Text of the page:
Content-related problems are not uniquely Korean phenomenon. Stories about paedophile or racist sites have appeared in many countries. But a country like Korea, with ubiquitous access, is probably even more vulnerable to harmful sites. A Korean children's portal carried out a survey and found that more and more  youngsters were affected by adult content websites. The survey (which addressed children under 13 years of age) revealed that 28 per cent of the respondents had access to adult websites. Some 53 per cent accidentally came across these sites and 32 per cent accessed them through spam or unsolicited emails. Some 85 per cent of  those youngsters surveyed said that spam was a serious problem. New problems need new solutions and government intervention in this field includes the declaration on 'The Principle of Netizen  Ethics', issued in June 2000. The Korean Government has also organized several campaigns on ethical awareness.

The particular situation of the Republic of Korea as a leading and groundbreakingly Internet-connected population means that it has very few countries it can look to for advice.  Conversely, as it is already grappling with  the issue,  other countries that are starting to experiment with broadband access  will be able to learn from Korea's experience and, hopefully, to forestall many of the adverse social effects.

Excerpt from the case study on Republic of Korea 

4. Call for ICT success stories

The work of the International Telecommunication Union (ITU) includes bringing to the attention of policy-makers, governments, industry, academia and the general public issues relating to the broader telecommunication and information technology environment.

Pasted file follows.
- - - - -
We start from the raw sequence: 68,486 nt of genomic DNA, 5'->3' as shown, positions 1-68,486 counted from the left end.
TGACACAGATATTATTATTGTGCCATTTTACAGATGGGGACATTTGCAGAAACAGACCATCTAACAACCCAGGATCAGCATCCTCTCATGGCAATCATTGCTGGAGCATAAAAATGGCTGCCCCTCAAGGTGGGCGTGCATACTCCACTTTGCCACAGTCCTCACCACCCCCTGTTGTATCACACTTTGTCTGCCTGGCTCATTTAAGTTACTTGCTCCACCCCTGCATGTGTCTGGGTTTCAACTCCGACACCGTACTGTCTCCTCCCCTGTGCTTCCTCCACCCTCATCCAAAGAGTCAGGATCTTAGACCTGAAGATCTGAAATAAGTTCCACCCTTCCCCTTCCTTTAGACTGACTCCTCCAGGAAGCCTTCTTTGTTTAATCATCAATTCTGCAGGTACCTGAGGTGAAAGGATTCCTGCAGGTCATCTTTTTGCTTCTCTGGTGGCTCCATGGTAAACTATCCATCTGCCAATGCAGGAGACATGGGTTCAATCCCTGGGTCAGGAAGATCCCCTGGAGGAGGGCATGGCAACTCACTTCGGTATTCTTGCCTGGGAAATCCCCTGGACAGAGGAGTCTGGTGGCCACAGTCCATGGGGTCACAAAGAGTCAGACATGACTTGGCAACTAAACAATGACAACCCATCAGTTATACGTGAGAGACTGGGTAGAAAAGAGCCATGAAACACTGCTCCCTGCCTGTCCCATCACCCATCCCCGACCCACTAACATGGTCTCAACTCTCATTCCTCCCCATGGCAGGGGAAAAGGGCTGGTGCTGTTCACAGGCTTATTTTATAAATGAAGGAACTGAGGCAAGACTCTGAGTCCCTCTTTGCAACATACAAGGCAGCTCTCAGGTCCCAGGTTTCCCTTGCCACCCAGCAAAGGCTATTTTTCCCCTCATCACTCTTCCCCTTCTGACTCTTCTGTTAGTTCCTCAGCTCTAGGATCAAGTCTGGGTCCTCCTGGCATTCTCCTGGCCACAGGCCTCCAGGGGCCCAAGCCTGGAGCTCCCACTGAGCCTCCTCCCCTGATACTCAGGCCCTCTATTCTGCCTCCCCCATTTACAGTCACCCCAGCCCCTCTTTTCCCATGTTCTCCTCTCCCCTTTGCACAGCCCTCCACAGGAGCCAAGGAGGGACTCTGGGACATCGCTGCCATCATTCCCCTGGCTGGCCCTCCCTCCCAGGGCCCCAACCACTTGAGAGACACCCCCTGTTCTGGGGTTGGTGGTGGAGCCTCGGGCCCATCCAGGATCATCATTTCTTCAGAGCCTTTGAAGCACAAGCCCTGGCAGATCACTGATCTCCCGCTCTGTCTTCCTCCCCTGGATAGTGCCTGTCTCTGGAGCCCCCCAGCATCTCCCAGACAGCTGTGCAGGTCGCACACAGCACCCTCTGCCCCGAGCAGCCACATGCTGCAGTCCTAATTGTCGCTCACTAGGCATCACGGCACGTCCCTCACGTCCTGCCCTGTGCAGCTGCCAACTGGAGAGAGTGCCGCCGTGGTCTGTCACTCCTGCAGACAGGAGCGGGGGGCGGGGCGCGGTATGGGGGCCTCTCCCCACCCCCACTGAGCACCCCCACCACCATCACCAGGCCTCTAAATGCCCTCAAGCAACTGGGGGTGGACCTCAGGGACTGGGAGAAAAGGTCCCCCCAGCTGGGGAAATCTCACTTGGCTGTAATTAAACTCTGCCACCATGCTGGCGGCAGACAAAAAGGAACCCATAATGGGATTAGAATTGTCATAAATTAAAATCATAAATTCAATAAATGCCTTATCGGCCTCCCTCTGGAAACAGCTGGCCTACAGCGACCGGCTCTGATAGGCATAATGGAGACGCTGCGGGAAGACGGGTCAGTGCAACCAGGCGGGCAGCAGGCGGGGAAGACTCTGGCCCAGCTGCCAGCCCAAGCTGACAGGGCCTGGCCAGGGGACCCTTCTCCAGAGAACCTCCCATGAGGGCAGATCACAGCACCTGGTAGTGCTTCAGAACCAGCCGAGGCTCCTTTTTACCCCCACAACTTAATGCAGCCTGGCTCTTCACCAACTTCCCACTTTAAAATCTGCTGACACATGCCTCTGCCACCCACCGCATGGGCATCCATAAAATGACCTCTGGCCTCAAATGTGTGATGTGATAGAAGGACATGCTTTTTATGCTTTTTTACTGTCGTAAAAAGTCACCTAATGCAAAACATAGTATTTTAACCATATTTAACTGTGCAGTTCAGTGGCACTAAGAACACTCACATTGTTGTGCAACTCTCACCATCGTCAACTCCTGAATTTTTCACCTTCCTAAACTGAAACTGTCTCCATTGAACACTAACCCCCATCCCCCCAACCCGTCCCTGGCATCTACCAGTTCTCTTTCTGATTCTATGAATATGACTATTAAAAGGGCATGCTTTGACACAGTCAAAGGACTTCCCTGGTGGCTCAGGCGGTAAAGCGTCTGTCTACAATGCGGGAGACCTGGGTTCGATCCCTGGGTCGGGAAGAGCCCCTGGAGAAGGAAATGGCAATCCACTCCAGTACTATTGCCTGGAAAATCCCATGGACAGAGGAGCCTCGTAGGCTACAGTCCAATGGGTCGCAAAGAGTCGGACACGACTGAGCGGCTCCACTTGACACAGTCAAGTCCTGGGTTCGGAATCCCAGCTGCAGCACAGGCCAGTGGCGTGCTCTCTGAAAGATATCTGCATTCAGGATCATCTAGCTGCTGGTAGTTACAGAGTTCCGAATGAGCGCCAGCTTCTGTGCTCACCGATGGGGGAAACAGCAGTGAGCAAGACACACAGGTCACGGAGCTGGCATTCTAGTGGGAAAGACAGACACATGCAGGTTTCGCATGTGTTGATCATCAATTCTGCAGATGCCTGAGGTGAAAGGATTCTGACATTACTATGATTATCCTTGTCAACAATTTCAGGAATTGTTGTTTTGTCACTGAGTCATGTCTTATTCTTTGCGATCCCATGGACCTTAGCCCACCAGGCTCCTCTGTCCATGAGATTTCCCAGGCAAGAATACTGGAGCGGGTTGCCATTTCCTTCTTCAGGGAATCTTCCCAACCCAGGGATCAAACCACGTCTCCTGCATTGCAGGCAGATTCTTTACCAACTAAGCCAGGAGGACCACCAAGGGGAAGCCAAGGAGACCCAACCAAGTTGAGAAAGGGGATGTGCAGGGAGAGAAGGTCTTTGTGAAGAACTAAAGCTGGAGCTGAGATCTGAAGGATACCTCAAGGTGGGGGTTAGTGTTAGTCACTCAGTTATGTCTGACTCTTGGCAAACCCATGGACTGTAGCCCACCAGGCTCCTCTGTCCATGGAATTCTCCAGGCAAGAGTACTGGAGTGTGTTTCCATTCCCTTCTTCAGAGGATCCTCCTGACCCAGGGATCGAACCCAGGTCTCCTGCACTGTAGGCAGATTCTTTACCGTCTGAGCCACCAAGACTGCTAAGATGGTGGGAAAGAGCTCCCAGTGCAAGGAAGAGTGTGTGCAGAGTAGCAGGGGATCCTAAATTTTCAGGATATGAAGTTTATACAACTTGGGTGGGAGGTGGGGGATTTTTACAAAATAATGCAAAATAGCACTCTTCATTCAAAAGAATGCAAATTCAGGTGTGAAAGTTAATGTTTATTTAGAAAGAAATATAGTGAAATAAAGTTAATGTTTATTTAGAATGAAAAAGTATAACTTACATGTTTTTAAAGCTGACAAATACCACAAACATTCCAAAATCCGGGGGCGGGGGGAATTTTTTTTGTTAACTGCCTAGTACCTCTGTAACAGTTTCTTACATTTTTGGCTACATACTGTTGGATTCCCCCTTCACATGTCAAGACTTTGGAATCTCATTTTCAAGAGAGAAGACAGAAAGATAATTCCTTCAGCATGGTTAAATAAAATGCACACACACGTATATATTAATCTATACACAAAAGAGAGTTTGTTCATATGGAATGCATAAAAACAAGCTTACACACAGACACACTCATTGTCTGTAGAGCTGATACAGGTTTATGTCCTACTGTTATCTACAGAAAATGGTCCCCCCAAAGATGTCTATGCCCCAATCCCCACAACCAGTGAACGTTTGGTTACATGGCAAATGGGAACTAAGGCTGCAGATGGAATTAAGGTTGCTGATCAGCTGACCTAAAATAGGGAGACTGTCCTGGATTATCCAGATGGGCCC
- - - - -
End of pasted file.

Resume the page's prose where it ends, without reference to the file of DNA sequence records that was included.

As part of the preparations for the World Summit on the Information Society (WSIS), to be held in Geneva in 2003 and in Tunis in 2005[1], ITU’s research and analysis unit, the Strategy and Policy Unit (SPU), has gathered and published “ICT Success Stories” from around the globe. These are illustrations of projects that have successfully deployed information and communication technologies (ICT) in various fields and in innovative ways. The projects form part of endeavours to promote the goals of the United Nations Millennium Declaration.

In order to extend and improve the website, we would like to add additional success stories. To that end,  all ITU Member States and Sector Members, as well as any other interested parties, are invited to submit project descriptions as candidates for inclusion in the website. The description should include:

  • Project objectives
  • Brief project description
  • Project outcomes
  • A web reference for more information.

Please send your contributions, or any comments, to: We sincerely thank you in advance for your contributions.


For further information on Policy and Strategy Trends, please contact: ITU Strategy and Policy Unit, International Telecommunication Union, Place des Nations, CH-1211 Geneva 20 (Switzerland). Fax: +41 22 730 6453. E-mail: . Website: